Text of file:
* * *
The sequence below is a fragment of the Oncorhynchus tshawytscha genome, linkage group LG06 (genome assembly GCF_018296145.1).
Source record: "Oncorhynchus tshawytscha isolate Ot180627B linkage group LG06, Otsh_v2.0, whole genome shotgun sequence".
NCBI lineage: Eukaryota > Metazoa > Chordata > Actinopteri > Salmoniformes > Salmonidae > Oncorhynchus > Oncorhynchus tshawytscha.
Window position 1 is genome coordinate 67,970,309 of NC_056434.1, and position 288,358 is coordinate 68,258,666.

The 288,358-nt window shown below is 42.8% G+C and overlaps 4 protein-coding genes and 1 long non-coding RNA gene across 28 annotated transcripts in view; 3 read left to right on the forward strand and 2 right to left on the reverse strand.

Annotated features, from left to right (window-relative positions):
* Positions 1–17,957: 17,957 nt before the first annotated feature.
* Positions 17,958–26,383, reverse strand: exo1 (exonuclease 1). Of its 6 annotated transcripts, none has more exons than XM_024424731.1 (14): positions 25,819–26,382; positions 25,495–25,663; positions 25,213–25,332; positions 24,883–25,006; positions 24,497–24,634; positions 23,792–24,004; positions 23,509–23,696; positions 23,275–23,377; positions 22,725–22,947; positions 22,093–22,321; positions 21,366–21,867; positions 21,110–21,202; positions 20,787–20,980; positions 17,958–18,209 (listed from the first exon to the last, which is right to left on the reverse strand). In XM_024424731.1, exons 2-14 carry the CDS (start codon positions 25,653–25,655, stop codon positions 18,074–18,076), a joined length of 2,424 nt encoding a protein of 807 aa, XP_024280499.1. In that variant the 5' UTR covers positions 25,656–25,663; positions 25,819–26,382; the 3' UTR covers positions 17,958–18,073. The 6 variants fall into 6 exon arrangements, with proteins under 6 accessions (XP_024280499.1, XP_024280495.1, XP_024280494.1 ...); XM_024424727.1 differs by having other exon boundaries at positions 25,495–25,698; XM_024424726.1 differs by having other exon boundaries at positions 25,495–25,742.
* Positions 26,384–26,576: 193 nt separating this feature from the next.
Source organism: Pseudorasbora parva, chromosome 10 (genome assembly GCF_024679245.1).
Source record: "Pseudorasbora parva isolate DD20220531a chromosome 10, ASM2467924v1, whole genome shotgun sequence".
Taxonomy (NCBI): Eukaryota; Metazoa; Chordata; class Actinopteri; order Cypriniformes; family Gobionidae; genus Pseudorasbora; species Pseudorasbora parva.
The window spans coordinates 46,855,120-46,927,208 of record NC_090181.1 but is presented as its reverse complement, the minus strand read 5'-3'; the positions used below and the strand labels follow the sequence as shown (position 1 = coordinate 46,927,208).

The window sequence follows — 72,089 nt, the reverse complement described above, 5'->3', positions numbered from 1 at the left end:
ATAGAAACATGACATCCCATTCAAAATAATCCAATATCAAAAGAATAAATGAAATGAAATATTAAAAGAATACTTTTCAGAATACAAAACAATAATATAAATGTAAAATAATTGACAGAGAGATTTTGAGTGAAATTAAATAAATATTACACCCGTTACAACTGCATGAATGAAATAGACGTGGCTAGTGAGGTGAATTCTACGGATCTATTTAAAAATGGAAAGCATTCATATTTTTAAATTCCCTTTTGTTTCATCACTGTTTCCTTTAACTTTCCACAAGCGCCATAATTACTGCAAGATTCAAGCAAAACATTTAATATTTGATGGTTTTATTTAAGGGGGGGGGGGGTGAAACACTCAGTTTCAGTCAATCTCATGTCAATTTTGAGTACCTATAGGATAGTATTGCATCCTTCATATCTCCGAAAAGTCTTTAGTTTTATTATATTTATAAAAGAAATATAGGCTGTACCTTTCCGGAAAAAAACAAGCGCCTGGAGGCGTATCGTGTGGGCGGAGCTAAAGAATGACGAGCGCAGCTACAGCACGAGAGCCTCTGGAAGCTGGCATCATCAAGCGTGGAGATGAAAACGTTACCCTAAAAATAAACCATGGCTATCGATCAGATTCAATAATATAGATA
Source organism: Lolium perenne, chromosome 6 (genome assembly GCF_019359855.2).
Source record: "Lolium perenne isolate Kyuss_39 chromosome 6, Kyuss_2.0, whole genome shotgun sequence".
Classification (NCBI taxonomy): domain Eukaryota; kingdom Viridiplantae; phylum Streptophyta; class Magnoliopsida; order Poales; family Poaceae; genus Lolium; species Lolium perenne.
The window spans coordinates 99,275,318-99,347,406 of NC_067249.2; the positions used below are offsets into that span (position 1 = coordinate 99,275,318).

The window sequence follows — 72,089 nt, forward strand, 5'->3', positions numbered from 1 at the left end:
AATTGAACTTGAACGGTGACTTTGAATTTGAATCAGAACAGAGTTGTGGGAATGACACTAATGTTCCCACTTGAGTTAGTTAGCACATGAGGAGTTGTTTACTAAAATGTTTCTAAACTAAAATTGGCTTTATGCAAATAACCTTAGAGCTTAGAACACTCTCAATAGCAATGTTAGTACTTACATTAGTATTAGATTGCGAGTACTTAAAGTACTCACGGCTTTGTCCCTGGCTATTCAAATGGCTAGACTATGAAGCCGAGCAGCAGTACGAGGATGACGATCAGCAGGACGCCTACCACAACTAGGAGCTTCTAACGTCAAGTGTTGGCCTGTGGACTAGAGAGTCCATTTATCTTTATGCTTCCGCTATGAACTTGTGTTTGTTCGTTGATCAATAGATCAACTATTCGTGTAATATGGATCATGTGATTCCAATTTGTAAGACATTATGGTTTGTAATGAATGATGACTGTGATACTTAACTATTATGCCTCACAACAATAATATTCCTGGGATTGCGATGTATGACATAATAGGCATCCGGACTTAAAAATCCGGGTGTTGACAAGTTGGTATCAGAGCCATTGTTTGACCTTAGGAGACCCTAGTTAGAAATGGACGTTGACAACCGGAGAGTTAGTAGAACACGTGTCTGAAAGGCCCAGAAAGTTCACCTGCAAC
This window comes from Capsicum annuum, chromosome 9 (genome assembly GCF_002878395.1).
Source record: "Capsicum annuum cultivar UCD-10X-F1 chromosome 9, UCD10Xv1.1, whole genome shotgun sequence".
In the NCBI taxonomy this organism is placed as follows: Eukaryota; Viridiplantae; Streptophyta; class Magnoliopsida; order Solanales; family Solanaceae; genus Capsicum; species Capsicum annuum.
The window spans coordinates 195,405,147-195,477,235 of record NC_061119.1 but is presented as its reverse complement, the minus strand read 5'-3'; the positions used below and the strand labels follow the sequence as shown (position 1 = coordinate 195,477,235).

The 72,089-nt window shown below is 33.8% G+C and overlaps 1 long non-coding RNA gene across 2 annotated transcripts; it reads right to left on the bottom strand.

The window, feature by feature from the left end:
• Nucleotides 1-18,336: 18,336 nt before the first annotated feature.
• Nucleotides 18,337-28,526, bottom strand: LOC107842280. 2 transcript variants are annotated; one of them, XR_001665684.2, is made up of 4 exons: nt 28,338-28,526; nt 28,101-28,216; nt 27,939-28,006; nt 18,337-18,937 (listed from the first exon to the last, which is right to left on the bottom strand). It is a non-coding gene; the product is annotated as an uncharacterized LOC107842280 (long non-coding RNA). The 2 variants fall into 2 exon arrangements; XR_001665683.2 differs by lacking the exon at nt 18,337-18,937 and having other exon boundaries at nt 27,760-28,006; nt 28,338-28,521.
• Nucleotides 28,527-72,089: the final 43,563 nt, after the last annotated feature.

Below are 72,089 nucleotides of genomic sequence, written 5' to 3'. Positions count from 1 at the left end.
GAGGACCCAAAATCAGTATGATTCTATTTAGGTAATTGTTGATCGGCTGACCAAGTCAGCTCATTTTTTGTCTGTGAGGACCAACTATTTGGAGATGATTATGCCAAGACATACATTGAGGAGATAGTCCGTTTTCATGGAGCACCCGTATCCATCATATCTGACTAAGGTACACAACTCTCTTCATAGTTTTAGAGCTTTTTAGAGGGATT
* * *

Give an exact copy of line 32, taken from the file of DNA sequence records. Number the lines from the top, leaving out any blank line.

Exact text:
GAGGACCCAAAATCAGTATGATTCTATTTAGGTAATTGTTGATCGGCTGACCAAGTCAGCTCATTTTTTGTCTGTGAGGACCAACTATTTGGAGATGATTATGCCAAGACATACATTGAGGAGATAGTCCGTTTTCATGGAGCACCCGTATCCATCATATCTGACTAAGGTACACAACTCTCTTCATAGTTTTAGAGCTTTTTAGAGGGATT